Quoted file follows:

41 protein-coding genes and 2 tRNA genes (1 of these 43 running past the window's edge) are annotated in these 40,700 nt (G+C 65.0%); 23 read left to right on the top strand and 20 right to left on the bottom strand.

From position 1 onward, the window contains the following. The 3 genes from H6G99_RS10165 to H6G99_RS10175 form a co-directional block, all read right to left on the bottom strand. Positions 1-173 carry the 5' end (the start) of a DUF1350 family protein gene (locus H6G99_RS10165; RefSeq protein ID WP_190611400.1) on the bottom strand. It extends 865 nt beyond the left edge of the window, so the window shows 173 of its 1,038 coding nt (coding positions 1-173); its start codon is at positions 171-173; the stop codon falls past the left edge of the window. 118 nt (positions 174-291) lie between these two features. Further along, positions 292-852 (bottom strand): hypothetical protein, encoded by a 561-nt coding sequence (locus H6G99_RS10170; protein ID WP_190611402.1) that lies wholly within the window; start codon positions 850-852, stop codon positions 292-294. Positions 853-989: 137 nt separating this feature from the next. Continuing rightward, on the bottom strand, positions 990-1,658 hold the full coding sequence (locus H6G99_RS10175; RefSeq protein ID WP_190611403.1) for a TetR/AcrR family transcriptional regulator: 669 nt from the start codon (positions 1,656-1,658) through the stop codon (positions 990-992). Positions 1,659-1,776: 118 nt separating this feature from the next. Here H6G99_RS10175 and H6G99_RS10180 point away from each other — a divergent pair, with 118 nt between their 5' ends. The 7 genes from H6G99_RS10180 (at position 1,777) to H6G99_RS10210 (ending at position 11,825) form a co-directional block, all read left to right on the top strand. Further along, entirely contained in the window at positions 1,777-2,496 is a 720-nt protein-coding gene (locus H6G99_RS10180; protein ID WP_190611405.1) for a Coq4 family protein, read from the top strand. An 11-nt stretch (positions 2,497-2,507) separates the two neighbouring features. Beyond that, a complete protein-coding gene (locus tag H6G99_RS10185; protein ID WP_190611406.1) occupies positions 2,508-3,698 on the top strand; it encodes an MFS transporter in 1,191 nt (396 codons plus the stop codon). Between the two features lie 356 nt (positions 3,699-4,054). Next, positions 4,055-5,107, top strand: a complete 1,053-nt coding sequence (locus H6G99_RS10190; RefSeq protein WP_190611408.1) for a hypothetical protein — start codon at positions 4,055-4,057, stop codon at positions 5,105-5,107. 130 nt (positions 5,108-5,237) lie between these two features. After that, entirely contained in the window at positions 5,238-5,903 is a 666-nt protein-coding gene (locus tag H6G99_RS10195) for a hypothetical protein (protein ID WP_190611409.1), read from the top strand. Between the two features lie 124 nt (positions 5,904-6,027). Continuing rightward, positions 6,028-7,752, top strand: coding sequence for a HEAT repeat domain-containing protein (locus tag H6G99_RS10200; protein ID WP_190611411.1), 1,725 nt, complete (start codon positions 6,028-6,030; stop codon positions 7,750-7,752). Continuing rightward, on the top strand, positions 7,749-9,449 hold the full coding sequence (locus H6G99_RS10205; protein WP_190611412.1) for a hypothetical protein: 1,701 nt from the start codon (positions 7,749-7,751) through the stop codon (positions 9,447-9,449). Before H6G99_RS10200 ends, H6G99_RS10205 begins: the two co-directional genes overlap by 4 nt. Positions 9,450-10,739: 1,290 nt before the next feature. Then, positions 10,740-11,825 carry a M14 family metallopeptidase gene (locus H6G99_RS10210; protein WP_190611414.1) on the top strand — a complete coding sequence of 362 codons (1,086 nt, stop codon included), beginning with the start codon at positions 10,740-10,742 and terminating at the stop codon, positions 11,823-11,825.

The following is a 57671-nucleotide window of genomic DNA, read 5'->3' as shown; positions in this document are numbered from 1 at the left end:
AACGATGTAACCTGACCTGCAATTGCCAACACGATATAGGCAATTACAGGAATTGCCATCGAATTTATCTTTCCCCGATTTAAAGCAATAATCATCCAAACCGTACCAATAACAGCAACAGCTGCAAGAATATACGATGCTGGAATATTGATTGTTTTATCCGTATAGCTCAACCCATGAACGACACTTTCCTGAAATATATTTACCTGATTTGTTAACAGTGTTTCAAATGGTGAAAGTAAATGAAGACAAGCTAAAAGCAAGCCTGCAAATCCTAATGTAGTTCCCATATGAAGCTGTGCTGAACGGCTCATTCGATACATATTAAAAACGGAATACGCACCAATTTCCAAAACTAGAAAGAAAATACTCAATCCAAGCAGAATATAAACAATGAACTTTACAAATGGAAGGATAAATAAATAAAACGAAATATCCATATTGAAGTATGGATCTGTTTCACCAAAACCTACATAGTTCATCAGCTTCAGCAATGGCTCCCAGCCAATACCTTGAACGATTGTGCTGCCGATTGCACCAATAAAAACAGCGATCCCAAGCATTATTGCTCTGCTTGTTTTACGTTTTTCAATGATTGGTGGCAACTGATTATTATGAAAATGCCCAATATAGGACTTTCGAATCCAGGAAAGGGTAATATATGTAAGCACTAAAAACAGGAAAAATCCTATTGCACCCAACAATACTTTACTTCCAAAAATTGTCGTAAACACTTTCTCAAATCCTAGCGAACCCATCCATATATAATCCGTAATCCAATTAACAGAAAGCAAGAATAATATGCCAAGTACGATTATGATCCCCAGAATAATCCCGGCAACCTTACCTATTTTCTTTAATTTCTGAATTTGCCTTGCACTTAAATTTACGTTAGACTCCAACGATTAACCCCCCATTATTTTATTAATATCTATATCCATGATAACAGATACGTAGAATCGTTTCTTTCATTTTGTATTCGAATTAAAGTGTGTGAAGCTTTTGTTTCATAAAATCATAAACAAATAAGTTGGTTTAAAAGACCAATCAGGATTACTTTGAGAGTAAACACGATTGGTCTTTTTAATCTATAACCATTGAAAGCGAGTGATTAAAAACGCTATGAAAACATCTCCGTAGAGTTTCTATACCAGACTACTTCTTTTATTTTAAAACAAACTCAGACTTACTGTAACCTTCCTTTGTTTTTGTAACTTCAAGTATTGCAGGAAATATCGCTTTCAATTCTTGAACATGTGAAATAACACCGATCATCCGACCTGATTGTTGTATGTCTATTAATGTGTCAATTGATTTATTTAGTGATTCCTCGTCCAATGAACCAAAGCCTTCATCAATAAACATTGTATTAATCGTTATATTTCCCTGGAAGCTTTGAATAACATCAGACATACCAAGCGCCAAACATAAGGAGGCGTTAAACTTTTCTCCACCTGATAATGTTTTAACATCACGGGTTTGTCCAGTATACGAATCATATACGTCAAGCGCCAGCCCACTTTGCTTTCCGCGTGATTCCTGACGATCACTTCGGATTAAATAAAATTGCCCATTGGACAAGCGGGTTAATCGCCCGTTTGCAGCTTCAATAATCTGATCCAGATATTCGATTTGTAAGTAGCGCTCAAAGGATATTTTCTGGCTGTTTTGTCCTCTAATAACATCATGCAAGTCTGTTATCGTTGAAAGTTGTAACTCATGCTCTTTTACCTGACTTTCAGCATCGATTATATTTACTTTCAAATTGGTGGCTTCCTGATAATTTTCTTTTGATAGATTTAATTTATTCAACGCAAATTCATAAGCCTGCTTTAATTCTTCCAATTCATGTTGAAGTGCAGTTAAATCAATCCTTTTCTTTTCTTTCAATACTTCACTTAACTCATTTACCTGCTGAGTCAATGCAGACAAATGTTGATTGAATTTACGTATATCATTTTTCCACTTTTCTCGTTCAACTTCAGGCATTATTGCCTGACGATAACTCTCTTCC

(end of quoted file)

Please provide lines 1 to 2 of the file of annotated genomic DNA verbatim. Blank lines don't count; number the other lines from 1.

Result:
41 protein-coding genes and 2 tRNA genes (1 of these 43 running past the window's edge) are annotated in these 40,700 nt (G+C 65.0%); 23 read left to right on the top strand and 20 right to left on the bottom strand.

From position 1 onward, the window contains the following. The 3 genes from H6G99_RS10165 to H6G99_RS10175 form a co-directional block, all read right to left on the bottom strand. Positions 1-173 carry the 5' end (the start) of a DUF1350 family protein gene (locus H6G99_RS10165; RefSeq protein ID WP_190611400.1) on the bottom strand. It extends 865 nt beyond the left edge of the window, so the window shows 173 of its 1,038 coding nt (coding positions 1-173); its start codon is at positions 171-173; the stop codon falls past the left edge of the window. 118 nt (positions 174-291) lie between these two features. Further along, positions 292-852 (bottom strand): hypothetical protein, encoded by a 561-nt coding sequence (locus H6G99_RS10170; protein ID WP_190611402.1) that lies wholly within the window; start codon positions 850-852, stop codon positions 292-294. Positions 853-989: 137 nt separating this feature from the next. Continuing rightward, on the bottom strand, positions 990-1,658 hold the full coding sequence (locus H6G99_RS10175; RefSeq protein ID WP_190611403.1) for a TetR/AcrR family transcriptional regulator: 669 nt from the start codon (positions 1,656-1,658) through the stop codon (positions 990-992). Positions 1,659-1,776: 118 nt separating this feature from the next. Here H6G99_RS10175 and H6G99_RS10180 point away from each other — a divergent pair, with 118 nt between their 5' ends. The 7 genes from H6G99_RS10180 (at position 1,777) to H6G99_RS10210 (ending at position 11,825) form a co-directional block, all read left to right on the top strand. Further along, entirely contained in the window at positions 1,777-2,496 is a 720-nt protein-coding gene (locus H6G99_RS10180; protein ID WP_190611405.1) for a Coq4 family protein, read from the top strand. An 11-nt stretch (positions 2,497-2,507) separates the two neighbouring features. Beyond that, a complete protein-coding gene (locus tag H6G99_RS10185; protein ID WP_190611406.1) occupies positions 2,508-3,698 on the top strand; it encodes an MFS transporter in 1,191 nt (396 codons plus the stop codon). Between the two features lie 356 nt (positions 3,699-4,054). Next, positions 4,055-5,107, top strand: a complete 1,053-nt coding sequence (locus H6G99_RS10190; RefSeq protein WP_190611408.1) for a hypothetical protein — start codon at positions 4,055-4,057, stop codon at positions 5,105-5,107. 130 nt (positions 5,108-5,237) lie between these two features. After that, entirely contained in the window at positions 5,238-5,903 is a 666-nt protein-coding gene (locus tag H6G99_RS10195) for a hypothetical protein (protein ID WP_190611409.1), read from the top strand. Between the two features lie 124 nt (positions 5,904-6,027). Continuing rightward, positions 6,028-7,752, top strand: coding sequence for a HEAT repeat domain-containing protein (locus tag H6G99_RS10200; protein ID WP_190611411.1), 1,725 nt, complete (start codon positions 6,028-6,030; stop codon positions 7,750-7,752). Continuing rightward, on the top strand, positions 7,749-9,449 hold the full coding sequence (locus H6G99_RS10205; protein WP_190611412.1) for a hypothetical protein: 1,701 nt from the start codon (positions 7,749-7,751) through the stop codon (positions 9,447-9,449). Before H6G99_RS10200 ends, H6G99_RS10205 begins: the two co-directional genes overlap by 4 nt. Positions 9,450-10,739: 1,290 nt before the next feature. Then, positions 10,740-11,825 carry a M14 family metallopeptidase gene (locus H6G99_RS10210; protein WP_190611414.1) on the top strand — a complete coding sequence of 362 codons (1,086 nt, stop codon included), beginning with the start codon at positions 10,740-10,742 and terminating at the stop codon, positions 11,823-11,825.